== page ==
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Josh Reviews Memory: The Origins of Alien

November 16th, 2020

Memory: The Origin of Alien is a feature-length film chronicling the making of Ridley Scott’s seminal 1979 film Alien, as well as a deep-dive exploration into its origins and its themes.  The film was directed by Alexandre O. Philippe, and features extensive interviews with many of the men and women involved with the production of Alien, as well as numerous scholars and authors who appear to have devoted quite a lot of thought to the film!

I’m a huge fan of Alien, and I was immediately interested when I heard of this documentary film’s existence.  At the same time, the Alien Quadrilogy box-set of DVDs or blu-rays boast some of the very best making-of documentaries that I’ve ever seen.  The discs feature hours of special features, lovingly created by Charles de Lauzirika.  Those documentaries are amazing, filled with insight into almost every detail of the Alien’s production.  I love them so much.  (For a full review of the Alien Quadrilogy, and an in-depth look at the special features, check out this review by Bill Hunt at thedigitalbits.com.  It’s worth noting, for Alien fans, that the Alien 3 documentaries on the original Alien Quadrilogy DVD set were censored by Fox, with about 21 minutes cut out.  This was mostly footage dealing with director David Fincher’s frustrations.  On the blu-ray set, renamed the Alien Anthology, all of the footage has been restored.  FYI, that set is currently available for at a great price at Amazon.)

So while I was interested in this new documentary, I wondered how much there was left to learn about Alien!

In some ways, not very much.  But that doesn’t mean that I didn’t thoroughly enjoy watching Memory!

Memory sets out to be something very different than Mr. Lauzirika’s documentaries, which were focused on exploring the details of the making of the film, from pre-production through production through post-production.  Don’t get me wrong, Memory does spend some time on the action production of Alien.  In particular, there’s a lengthy sequence exploring the iconic chest-burster sequence, with a ton of wonderful behind-the-scenes footage showing the effort that went into creating that scene.  I loved that.  But Memory is more interested in digging deep into the film’s influences, into all of the disparate elements that came together in Dan O’Bannon’s original script that was the foundation of the film.  And Memory is also interested in exploring the film’s themes and meaning, and so the documentary spends a lot of time allowing us to hear lovers of this film dig deeply into what it’s all about and why it struck such a chord in so many people.  And so the result is that Memory is pleasingly and entirely different type of film than Mr. Lauzirika’s documentaries, and I seldom felt they were exploring the same ground.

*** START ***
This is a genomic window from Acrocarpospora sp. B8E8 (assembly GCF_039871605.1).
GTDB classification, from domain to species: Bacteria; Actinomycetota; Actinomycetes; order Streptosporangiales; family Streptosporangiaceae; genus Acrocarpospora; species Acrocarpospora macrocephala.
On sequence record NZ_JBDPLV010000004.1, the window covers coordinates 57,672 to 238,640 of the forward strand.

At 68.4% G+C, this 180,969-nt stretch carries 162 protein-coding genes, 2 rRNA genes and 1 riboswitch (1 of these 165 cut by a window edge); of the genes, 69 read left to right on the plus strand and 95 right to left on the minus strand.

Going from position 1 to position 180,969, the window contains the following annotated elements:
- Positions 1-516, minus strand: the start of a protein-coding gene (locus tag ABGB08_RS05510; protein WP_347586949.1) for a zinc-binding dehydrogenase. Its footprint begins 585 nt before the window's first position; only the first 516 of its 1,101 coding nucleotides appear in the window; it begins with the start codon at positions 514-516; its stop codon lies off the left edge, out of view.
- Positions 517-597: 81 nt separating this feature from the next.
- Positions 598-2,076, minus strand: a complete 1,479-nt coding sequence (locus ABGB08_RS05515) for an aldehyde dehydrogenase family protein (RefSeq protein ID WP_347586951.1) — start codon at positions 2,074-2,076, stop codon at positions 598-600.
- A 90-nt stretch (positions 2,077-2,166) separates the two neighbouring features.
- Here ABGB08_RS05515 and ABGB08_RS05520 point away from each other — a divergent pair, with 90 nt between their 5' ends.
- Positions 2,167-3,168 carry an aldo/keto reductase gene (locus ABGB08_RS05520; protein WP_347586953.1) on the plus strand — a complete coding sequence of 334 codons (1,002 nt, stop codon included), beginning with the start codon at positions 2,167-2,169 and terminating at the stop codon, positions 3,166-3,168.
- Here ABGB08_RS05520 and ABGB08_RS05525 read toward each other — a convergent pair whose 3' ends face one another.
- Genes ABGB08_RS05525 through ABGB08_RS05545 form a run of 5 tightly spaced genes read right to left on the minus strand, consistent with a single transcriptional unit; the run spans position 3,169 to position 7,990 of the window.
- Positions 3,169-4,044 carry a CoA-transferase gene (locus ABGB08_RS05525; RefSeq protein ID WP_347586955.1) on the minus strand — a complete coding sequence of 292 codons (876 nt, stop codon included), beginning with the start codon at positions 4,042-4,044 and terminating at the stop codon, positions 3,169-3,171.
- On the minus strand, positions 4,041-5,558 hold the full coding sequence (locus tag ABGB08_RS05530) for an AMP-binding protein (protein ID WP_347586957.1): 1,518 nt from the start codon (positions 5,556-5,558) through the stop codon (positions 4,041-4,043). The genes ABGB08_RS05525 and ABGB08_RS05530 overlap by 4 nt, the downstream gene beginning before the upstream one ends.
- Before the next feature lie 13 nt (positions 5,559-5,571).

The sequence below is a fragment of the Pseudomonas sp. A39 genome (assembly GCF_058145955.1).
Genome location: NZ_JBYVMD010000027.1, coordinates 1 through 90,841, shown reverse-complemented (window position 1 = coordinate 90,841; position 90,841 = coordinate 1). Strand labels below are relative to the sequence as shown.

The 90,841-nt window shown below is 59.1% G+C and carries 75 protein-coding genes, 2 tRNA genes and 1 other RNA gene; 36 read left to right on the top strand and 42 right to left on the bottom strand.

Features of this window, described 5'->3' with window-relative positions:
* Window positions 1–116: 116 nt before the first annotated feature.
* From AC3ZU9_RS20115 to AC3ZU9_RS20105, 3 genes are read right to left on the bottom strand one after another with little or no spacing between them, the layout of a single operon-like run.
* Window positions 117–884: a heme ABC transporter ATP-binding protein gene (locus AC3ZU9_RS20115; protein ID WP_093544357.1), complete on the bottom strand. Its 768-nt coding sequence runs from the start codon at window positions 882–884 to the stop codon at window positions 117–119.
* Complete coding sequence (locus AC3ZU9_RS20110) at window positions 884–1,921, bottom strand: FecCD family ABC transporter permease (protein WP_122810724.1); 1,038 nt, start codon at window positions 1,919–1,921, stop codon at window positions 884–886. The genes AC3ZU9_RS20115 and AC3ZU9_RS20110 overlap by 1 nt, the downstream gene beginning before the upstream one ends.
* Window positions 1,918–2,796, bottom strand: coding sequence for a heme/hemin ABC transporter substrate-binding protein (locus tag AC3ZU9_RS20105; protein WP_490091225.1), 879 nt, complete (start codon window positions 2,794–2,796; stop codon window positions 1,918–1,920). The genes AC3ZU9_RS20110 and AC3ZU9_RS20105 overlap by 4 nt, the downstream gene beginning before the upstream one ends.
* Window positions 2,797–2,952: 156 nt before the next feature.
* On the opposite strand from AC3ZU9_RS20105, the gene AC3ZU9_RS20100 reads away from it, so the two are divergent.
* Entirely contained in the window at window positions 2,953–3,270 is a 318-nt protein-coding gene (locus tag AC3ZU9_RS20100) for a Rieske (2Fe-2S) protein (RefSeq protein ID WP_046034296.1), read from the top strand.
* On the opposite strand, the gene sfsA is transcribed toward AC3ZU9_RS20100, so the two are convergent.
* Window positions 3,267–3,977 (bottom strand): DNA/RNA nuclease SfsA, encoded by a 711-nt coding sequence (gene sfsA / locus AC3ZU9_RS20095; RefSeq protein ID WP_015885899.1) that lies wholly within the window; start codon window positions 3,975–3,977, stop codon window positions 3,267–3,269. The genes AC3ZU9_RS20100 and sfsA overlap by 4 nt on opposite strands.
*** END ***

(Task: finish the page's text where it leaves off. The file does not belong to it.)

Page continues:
Memory contains a wealth of new interviews as well as several judiciously-used clips from older interviews (both from the time of the film’s production or later conversations originally used in previous home video release special features).  It’s fun to hear from the people who were there during the making of Alien.  I particularly enjoyed the new interviews with Tom Skerritt and Veronica Cartwright.  It’s also fascinating to hear insight from a variety of men and women who love the film.  Unlike the approach taken by many other documentaries I’ve seen about beloved movies and TV shows, these aren’t just fans from Comic-con.  The people interviewed here are deep thinkers, authors and scholars, who have a lot to say about the layers of meaning to be found in Alien.  Some of it is a little high-falutin’ for my tastes, but while there were a few comments that made me roll my eyes, there were also many moments during the documentary during which I was fascinated by the insight being shared about this film that I loved.

I particularly appreciated the time spent exploring the life and work of Dan O’Bannon, who wrote the screenplay for Alien.  (His script was originally titled Memory, which is one of the layers of meaning of the documentary’s title.)  I loved hearing from his widow, Anne, and learning about the winding path that eventually brought Mr. O’Bannon to the writing of Alien.  (Some of this was touched on in the wonderful documentary Jodorowsky’s Dune, which explored the never-made project on which Mr. O’Bannon worked prior to writing Alien, but of course we get so much more about Mr. O’Bannon here.)

There are a few times when the film seemed to ramble off course for me; a few times when I felt the people talking about Alien were sharing opinions that were more about them and their specific perspective than about the film itself.  And the bizarre opening few minutes (which depicts a thoroughly weird reenactment of zombies in Ancient Greece) are a mistake.  (I literally stopped to check to make sure I was watching the right movie.)  But for the most part, it is precisely the many different and oft-times unusual viewpoints on Alien that make Memory such an interesting film.

If you’re a fan of Alien, I recommend this film!

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